I have no memory of the rest of the night, but like my lucky friends who own property in London, in Vancouver I always earn more money from my house when I am asleep than at my job, when I am awake. So I slept well with this lucky cohort. When will it all crash? Can anyone tell? Of course it would be better for ISH Trustees not to renew our lease until everything crashes, just to look at the sunny side of this. Remember, I said this first.

Next morning, Thursday, we had the Fellowship Breakfast, with the Rector of St. Marylebone explaining what fellowship meant. Goats seemed to have a sense that they already knew this; but the oblique transcendent references to God were very courageous and aspirational on the Canon’s part, and prepared us for the Magna Carta exhibition at the British Library, which was next. The Magna Carta Runnymede exhibition was superbly mounted and very quickly disabused us of any significance it mythically held for future development of things like democracy and human rights. It was outlawed by the Pope within a few days, when he said for the first but not the last time: ‘Who am I to condemn anyone?’ – which was mistranslated from Latin into English as ‘I condemn this.’ Fortunately, not for the first or last time, not everyone listened to the Pope, and Magna Carta went on to generate all types of democracies, human rights, and trans-gendered washrooms. Are there any of these at ISH yet? Or are all the toilets pre-modern and gendered? I do hope I attended the proper place whenever nature called, especially in the foyer. But, to digress briefly, there was one very distinguished resident, who was temporarily turfed out of ISH when he was upset about something and relieved himself in the elevator ashtray, when there were such things as ashtrays. Happily, he turned out very well in the end. I will not mention his name, because many of us did worse things in the secret eye of the Pope and God, like our much missed and lamented Goat and friend, Rolf Harris – who left us with indelible musical memories. Could we not appeal to Pope Francis to mount a helicopter hang me kangaroo down mission to redeem and rescue him? Just kidding, sadly.

After a mesmerizing lunch, that made us forget temporarily that we were paying for this ourselves, Goats collected themselves, under the watchful eye of Jilly’s son, Ben, and turned their longing if bleary eyes on the Shard. The return from the transcendence of the Fellowship Breakfast to a less metaphysical form of levitation was delayed while we waited as advanced British technology slowly repaired the elevators of the Shard, to induce vertigo, if not real transcendence. Yes, I quite enjoyed the view from the top of the Shard, where I could vaguely see all of the known world, including Vancouver in the distance; but it was rainy there as usual. Or maybe I was just looking at Ireland. I did ask our guide if the Shard was named after the very tall basketball player in the NBA of the same name. But my guide remained speechless in face of this question, not knowing anything about American basketball. I volunteered than maybe the naming went in the other direction. Does anyone know?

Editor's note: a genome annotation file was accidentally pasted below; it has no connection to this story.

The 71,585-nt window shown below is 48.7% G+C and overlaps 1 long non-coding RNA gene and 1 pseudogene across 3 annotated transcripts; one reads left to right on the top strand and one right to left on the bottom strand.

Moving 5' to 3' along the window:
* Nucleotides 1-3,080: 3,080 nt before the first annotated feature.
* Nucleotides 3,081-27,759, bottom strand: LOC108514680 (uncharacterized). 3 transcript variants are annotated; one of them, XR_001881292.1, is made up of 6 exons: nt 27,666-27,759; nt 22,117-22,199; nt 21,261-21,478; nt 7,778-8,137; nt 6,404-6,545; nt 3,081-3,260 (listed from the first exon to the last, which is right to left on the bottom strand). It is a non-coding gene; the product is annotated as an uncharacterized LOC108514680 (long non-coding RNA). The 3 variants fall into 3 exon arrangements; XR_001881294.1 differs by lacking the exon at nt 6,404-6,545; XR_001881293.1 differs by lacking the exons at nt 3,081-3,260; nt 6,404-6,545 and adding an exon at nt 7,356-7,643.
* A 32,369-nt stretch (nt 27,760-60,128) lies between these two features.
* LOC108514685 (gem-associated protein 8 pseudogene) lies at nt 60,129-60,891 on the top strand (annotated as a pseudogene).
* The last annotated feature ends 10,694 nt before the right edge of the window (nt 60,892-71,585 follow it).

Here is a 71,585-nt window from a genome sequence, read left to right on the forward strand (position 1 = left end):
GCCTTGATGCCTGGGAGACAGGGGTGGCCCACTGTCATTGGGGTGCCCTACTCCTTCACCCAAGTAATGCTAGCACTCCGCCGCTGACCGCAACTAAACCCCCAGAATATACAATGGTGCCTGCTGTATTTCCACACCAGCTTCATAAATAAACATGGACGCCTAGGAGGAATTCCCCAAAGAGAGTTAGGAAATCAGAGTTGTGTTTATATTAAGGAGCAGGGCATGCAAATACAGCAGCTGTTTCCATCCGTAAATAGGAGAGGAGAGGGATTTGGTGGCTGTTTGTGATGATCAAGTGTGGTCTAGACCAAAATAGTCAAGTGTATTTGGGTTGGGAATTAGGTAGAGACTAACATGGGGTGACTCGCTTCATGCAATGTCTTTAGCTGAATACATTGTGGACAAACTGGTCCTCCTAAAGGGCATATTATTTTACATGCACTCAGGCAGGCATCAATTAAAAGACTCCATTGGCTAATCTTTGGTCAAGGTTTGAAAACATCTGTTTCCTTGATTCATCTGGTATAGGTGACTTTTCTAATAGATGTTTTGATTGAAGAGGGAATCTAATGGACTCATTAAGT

After waiting interminably for lost coaches, a bit of a comedown after the British techno-splendor of the Shard, an array of distraught Goats resorted to the Tube to get us back to ISH in time for the Coffee, Cookies, and Buffet hosted by the Dean of Students, Kevin Coyne, alas now retiring. Fortunately, we knew from Kevin’s previous years of generous duplicity, that much more than coffee and cookies would be on offer. We were not disappointed. Indeed, in future it might be better if all the Goats lunches and dinners were presented as ‘Coffee and Cookies’ and Buffet. Not to mention the array of drinks. THANKS Kevin for your many years of generosity in hosting ravenous, parched, and noisy Goats. And thanks for the friendship over many years, not to mention advice which we usually ignored at our pleasure and peril. We are following it all now, be assured, partly.

Apparently, there was an excess of Goats frivolity after the Dean’s reception, which lasted through the night; but as I was asleep in my room I will rely on memories from others, mainly Australians, to fill in the record on this, if necessary. It’s not, actually. All of you, please DO send on your pictures, after some careful censorship. Indeed, everyone send on their pictures, each worth a thousand words, at least. I can then retire as a memoirist.

The next morning, Friday, began slowly with nothing to do until the coaches arrived and then deposited us for lunch at the Pitcher & Piano. There were lots of Pitchers, but no Pianos that I could see or hear. So we got everything for half-price. Didn’t we? Actually, by now I had learned the hard way that since my last visit to London in 2009, prices had escalated in tandem with the construction of the Shard. The place has become economic madness, (beyond the wildest dreams of Mrs. Thatcher), compared to North America, which has cheaper forms of madness called capitalism and sport. Let me say briefly as a Canadian hockey enthusiast, that I managed to listen to several of the National Hockey League Stanley Cup Finals – on internet radio, for free. But as it was broadcast live from 1 am to 4 am, I kept dropping off between scores, so I can’t report reliably on this. I was hoping to watch Wimbledon tennis, as at many previous Reunions. But our timing was off.